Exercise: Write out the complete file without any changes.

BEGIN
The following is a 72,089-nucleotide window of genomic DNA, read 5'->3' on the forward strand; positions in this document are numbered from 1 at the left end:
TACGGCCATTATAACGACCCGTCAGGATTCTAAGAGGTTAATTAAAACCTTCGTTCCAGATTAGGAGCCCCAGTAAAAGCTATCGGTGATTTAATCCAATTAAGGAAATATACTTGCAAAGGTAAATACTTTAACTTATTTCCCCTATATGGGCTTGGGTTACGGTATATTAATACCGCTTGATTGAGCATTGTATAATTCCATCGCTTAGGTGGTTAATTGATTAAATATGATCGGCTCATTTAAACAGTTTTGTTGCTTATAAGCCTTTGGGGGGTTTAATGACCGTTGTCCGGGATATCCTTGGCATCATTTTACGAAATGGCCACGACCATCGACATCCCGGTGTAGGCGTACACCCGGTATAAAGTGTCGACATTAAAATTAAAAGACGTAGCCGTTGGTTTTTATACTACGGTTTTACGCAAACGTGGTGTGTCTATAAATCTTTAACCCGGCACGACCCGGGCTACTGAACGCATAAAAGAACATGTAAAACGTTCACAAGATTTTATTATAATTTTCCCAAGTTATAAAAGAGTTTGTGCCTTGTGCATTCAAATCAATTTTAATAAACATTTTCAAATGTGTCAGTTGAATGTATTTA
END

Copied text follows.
The following is a 72,089-nucleotide window of genomic DNA, read 5'->3' on the forward strand; positions in this document are numbered from 1 at the left end:
TACGGCCATTATAACGACCCGTCAGGATTCTAAGAGGTTAATTAAAACCTTCGTTCCAGATTAGGAGCCCCAGTAAAAGCTATCGGTGATTTAATCCAATTAAGGAAATATACTTGCAAAGGTAAATACTTTAACTTATTTCCCCTATATGGGCTTGGGTTACGGTATATTAATACCGCTTGATTGAGCATTGTATAATTCCATCGCTTAGGTGGTTAATTGATTAAATATGATCGGCTCATTTAAACAGTTTTGTTGCTTATAAGCCTTTGGGGGGTTTAATGACCGTTGTCCGGGATATCCTTGGCATCATTTTACGAAATGGCCACGACCATCGACATCCCGGTGTAGGCGTACACCCGGTATAAAGTGTCGACATTAAAATTAAAAGACGTAGCCGTTGGTTTTTATACTACGGTTTTACGCAAACGTGGTGTGTCTATAAATCTTTAACCCGGCACGACCCGGGCTACTGAACGCATAAAAGAACATGTAAAACGTTCACAAGATTTTATTATAATTTTCCCAAGTTATAAAAGAGTTTGTGCCTTGTGCATTCAAATCAATTTTAATAAACATTTTCAAATGTGTCAGTTGAATGTATTTA